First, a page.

Canberra, we are deep into day 12 of lockdown—and 6+ days of poor at-home workplace…
We’re here to help. Wonderful questions this week—last questions till we are back in 2021!
Ask an EP is here to help with all your health and wellness questions and challenges—lifestyle, wellness, pain and health.
Do you have a burning health and wellness question?
Now is your chance to ask. Every week we will pick a couple of questions, and help you solve your burning query. If we share our problems, we are more likely to solve them.
I have my wonderful work colleague, Kayla Bonney is answering a question this week too.
Let’s get started:
Hi Kirra. I’m trying to lose weight and considering a stand-up desk for my office.
Do you think this would be a worthwhile change? Does standing burn more calories than sitting?
— Sam, 52
Great question. Rigorous studies of standing desk benefits have not yet been performed (only small studies over short periods of time have taken place). So, the real health impact of a standing desk is not certain.
A recent study examined the “Energy Expenditure During Acute Periods of Sitting, Standing, and Walking”.
The study measured oxygen consumption of 74 healthy people, as a reflection of how many calories they burned while doing computer work, watching TV, standing, or walking on a treadmill. Results indicated:
- While sitting, study subjects burned 80 calories/hour
- While standing, the number of calories burned was only slightly higher than while sitting—about 88 calories/hour
- Walking burned 210 calories/hour
Indicating the use of a standing desk for three hours burns an extra 24 calories. Whoop doop—about the same number of calories in a carrot!
So, if you’re using a standing desk to burn calories—ahh, think again! However, walking for 30 minutes at lunch could burn an extra 100 calories each day. Nearly four carrots!!
Another thing to consider is; if using a standing desk makes you feel good and means you are more likely to feel like walking at lunch, or after work, then by all means, use a standing desk.
Although the new study suggests that a standing desk is unlikely to help with weight loss or avoiding weight gain, there MAY be other benefits of a standing desk.
- After a meal, blood sugar levels return to normal faster on days a person spends more time standing.
- Standing, rather than sitting, may reduce the risk of shoulder and back pain. Side note—make sure you have a proper posture assessment at your station!
- Increased hours of sitting are linked with a higher risk of obesity, diabetes and cardiovascular disease.
I hope the facts above help to answer your question. I’m a firm believer in “everything in moderation” (no one needs to eat four carrots!)—sit, stand, sway, walk, bounce/roll on a Swiss ball. Your next posture is your best posture.
If you’re wanting to lose weight, I’d recommend having a thorough management plan, lifestyle guidance by an allied health professional, and look at the reasons why you’re wanting to lose weight (those points will get you a lot further than purely converting to a stand-up desk!).
I’m a regular yogi at a studio in Canberra, I’ve attended twice a week for the past two years.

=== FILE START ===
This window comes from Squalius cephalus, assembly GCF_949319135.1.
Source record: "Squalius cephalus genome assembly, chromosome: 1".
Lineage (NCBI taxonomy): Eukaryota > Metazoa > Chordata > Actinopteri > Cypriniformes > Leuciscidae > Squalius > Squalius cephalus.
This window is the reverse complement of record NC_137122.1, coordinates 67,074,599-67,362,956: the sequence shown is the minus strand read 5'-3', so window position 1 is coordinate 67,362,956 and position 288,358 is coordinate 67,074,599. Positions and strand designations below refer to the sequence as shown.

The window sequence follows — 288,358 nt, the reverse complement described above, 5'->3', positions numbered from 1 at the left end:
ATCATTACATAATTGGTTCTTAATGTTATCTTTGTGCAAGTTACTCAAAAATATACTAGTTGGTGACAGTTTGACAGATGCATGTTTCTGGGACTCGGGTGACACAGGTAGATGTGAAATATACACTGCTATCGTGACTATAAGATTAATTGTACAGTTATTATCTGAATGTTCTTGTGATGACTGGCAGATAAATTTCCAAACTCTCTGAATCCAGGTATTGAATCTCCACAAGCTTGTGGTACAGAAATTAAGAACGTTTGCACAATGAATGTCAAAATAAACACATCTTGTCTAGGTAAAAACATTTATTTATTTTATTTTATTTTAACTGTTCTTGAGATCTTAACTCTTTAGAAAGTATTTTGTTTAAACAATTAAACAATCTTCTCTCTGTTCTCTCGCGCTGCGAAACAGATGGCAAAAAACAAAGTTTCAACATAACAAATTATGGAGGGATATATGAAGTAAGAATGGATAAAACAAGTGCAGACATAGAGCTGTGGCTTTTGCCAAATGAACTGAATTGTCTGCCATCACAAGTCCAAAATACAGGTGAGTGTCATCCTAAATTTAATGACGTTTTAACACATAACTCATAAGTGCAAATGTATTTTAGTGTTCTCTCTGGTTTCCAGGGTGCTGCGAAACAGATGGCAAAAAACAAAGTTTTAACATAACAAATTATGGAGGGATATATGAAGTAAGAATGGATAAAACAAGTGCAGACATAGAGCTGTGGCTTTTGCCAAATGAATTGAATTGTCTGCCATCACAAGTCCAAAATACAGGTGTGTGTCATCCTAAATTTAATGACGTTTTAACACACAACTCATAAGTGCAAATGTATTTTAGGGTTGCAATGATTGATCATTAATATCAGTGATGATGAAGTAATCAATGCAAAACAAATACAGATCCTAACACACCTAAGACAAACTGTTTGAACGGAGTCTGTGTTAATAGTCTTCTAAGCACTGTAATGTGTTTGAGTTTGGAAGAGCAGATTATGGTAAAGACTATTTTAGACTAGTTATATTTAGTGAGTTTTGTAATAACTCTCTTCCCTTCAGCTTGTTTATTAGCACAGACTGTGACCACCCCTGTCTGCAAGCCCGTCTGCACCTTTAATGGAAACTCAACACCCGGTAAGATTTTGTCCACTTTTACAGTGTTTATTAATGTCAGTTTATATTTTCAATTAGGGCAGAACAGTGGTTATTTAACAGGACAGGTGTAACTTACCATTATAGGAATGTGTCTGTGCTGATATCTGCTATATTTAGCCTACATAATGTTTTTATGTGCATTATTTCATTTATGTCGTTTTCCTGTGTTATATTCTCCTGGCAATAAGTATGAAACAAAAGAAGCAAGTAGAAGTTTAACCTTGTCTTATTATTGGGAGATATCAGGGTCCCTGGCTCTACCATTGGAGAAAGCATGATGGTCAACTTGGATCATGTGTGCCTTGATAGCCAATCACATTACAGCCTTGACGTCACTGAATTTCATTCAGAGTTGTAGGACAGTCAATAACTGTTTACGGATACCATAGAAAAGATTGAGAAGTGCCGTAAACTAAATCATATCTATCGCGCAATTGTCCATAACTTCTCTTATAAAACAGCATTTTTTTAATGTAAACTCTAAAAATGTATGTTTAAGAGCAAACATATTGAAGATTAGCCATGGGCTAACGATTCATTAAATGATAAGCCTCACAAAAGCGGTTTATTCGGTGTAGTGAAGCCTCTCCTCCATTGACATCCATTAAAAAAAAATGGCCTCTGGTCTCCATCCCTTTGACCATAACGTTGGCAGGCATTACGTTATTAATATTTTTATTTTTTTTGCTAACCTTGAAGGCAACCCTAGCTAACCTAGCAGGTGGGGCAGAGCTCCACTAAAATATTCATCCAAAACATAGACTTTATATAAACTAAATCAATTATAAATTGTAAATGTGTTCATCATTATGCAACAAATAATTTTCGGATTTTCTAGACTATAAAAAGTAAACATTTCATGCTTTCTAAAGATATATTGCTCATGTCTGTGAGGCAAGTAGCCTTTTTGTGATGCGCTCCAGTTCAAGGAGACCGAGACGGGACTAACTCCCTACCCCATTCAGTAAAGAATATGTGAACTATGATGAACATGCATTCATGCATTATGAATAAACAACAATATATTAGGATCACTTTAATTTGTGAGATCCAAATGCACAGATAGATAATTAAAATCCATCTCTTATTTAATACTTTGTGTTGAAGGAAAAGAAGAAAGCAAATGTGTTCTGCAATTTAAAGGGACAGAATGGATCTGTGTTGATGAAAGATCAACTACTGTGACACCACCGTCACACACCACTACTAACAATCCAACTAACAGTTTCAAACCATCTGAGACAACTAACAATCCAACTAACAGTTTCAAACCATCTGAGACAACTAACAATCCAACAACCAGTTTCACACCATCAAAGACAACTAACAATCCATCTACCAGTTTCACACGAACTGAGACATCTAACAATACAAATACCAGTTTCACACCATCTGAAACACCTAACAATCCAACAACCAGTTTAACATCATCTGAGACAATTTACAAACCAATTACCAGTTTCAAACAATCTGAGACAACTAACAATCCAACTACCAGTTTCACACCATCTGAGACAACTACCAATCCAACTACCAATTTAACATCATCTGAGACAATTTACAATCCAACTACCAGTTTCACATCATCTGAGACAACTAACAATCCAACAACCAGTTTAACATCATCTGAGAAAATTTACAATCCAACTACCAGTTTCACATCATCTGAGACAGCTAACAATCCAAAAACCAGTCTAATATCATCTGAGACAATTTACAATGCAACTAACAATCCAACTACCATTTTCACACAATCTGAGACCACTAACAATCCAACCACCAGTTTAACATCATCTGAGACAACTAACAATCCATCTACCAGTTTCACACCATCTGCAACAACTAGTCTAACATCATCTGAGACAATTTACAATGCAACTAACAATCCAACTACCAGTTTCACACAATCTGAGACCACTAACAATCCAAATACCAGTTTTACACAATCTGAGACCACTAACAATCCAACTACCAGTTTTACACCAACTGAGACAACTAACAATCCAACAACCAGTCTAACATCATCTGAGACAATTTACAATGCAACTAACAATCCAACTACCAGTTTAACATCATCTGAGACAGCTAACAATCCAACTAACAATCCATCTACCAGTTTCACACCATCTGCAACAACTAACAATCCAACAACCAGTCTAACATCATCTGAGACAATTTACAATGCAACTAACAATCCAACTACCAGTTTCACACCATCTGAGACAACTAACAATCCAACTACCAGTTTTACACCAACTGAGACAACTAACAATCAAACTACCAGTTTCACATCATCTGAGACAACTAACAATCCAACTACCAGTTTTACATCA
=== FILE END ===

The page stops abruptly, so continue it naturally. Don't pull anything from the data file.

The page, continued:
Unfortunately, my right wrist and left shoulder struggle after 20 minutes. Do you have any practical suggestions, so I can enjoy the class?
– Susan, 52
I am sorry to hear that your wrist and shoulder are preventing you from enjoying your regular yoga classes. Yoga is a great way to move your body, find a connection to breath and cultivate mindfulness. Yoga is all about listening to your body and taking care of yourself.
Don’t be afraid to adjust as many poses as you need in the class to suit you. Any good yoga teacher should encourage you to make changes to suit your body as ‘you are your best teacher’.
Don’t worry about what everyone else is doing in the class, take the judgement and comparison away and just focus on yourself and work within your limitations.
My first suggestion would be to chat to the teacher/s at the studio and see if they can offer some suitable adjustments during the class (ie. having a fist instead of a flat palm or coming onto the elbows or providing a different posture in lieu of downward dog etc).
All yoga teachers go through a series of providing adjustments in their training to best cater to different ailments.
Some other recommendations would be:
- Utilise suitable yoga props (ie blocks, blankets under the palm of the wrist and or knee/hand cushions to make you more comfortable and make the poses more accessible to you by reducing the range of motion at the wrist).
- Are you also doing some specific strengthening exercises for your wrist/shoulder that may improve your tolerance to certain poses? If not, I would recommend consulting your exercise professional to arrange a suitable exercise program to compliment your yoga practice and build up to more advanced strength exercises.
- Perhaps exploring different kinds of yoga that might suit your upper limb concerns better. For example, seated yoga classes are a great alternative as well as more gentle practices such as yin or restorative yoga that are also great for mindfulness and whole-body stretching without loading through the wrists and shoulders. This may be just short term as your pain settles or perhaps a way for you to continue your practice long term.
I hope these tips were useful to you and that you continue to love practising yoga long term.
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